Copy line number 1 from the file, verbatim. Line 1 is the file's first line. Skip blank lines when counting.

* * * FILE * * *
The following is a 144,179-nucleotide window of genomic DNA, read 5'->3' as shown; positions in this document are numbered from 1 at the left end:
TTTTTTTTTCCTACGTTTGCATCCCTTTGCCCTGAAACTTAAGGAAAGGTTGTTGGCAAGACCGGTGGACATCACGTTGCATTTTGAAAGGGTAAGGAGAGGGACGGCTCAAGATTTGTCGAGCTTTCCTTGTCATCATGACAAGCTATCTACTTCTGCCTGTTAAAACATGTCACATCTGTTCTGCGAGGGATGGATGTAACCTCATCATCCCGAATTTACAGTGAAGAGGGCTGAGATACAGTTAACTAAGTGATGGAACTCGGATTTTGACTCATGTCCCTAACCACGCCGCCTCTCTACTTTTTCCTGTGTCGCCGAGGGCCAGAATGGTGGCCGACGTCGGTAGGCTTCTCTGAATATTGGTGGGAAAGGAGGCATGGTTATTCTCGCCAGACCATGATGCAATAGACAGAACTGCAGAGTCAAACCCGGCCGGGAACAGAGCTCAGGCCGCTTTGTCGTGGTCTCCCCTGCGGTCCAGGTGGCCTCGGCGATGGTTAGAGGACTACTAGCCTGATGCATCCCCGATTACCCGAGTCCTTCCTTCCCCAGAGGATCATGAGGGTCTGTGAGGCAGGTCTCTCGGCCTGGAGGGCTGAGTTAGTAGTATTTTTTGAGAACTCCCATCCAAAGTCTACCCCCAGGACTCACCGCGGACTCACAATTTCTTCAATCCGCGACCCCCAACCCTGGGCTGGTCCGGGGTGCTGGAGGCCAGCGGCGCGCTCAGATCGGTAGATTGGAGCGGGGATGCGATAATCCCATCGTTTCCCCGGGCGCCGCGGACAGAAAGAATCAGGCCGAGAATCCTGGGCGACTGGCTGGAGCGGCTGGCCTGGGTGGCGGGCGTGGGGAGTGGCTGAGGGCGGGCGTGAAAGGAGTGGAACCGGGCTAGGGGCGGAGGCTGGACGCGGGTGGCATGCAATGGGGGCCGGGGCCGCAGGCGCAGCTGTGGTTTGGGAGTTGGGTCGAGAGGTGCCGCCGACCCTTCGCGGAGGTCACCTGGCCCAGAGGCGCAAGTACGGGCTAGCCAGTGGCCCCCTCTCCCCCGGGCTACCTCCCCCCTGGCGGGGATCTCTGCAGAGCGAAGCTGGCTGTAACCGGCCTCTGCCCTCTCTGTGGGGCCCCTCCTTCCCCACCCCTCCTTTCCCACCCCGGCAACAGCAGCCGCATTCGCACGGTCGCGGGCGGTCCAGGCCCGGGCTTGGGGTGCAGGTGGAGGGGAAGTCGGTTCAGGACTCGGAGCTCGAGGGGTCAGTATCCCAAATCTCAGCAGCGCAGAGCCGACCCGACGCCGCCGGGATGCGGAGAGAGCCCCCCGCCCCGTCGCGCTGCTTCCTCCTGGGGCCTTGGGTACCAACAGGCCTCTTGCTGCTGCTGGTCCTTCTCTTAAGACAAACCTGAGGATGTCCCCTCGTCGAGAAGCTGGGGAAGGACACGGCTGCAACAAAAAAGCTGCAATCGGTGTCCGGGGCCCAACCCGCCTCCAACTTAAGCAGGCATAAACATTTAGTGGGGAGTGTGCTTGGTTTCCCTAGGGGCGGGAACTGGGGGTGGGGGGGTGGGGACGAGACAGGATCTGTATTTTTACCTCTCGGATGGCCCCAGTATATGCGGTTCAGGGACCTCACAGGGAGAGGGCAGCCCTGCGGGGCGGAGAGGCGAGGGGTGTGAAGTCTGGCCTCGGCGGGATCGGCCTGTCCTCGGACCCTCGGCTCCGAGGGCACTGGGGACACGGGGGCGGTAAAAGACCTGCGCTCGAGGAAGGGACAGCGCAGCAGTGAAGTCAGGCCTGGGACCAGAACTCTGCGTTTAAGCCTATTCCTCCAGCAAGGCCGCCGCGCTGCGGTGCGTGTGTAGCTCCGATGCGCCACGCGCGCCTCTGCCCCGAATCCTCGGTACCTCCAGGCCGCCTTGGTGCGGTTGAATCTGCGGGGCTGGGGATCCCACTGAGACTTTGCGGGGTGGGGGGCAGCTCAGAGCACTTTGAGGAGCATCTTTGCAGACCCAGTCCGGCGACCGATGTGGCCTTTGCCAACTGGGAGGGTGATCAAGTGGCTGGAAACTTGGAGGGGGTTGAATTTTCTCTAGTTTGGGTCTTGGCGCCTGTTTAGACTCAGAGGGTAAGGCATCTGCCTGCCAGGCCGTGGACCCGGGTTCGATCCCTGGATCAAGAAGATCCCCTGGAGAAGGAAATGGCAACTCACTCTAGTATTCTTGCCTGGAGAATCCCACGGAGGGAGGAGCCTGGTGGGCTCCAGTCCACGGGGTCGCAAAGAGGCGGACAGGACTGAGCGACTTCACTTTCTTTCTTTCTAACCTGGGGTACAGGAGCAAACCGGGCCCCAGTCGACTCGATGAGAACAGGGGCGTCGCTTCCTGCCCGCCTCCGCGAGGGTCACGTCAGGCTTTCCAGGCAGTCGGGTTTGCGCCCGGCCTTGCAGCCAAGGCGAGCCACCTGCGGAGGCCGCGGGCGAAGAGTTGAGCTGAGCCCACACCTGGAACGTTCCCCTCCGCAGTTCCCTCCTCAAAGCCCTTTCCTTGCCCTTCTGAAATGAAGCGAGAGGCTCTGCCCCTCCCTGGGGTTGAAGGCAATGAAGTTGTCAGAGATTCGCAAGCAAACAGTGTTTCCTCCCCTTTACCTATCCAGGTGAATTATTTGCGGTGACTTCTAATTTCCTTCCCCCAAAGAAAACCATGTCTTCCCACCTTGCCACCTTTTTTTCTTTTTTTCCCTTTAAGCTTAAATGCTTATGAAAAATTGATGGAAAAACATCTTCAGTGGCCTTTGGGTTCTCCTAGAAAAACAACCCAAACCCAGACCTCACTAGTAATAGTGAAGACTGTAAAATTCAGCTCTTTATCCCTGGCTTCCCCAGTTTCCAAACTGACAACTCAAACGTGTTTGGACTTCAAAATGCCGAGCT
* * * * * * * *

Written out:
The following is a 144,179-nucleotide window of genomic DNA, read 5'->3' as shown; positions in this document are numbered from 1 at the left end: